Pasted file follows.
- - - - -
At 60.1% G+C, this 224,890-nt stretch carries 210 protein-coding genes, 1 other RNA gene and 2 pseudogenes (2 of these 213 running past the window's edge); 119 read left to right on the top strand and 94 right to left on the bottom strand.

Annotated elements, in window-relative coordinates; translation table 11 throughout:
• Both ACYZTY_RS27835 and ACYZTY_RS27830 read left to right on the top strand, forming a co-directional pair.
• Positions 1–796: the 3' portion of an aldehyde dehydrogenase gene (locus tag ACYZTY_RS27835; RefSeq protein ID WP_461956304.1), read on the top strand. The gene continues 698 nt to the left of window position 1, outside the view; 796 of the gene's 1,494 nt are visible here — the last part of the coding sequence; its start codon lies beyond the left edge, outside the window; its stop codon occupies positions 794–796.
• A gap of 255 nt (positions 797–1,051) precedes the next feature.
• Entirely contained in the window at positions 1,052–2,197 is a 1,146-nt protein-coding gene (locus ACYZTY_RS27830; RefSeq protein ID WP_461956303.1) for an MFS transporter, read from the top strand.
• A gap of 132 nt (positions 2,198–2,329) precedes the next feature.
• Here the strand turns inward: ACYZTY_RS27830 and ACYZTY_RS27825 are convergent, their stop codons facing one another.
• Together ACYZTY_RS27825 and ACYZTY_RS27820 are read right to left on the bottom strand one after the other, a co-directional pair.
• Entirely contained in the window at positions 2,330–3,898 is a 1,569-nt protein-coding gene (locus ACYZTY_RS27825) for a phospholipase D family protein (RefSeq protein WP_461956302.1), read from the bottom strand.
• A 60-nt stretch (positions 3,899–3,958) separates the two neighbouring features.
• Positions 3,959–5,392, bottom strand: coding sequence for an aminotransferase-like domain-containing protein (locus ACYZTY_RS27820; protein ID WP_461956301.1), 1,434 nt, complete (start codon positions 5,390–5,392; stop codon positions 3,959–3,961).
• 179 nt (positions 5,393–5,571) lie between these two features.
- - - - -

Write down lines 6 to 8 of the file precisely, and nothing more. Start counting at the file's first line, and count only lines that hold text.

• Entirely contained in the window at positions 1,052–2,197 is a 1,146-nt protein-coding gene (locus ACYZTY_RS27830; RefSeq protein ID WP_461956303.1) for an MFS transporter, read from the top strand.
• A gap of 132 nt (positions 2,198–2,329) precedes the next feature.
• Here the strand turns inward: ACYZTY_RS27830 and ACYZTY_RS27825 are convergent, their stop codons facing one another.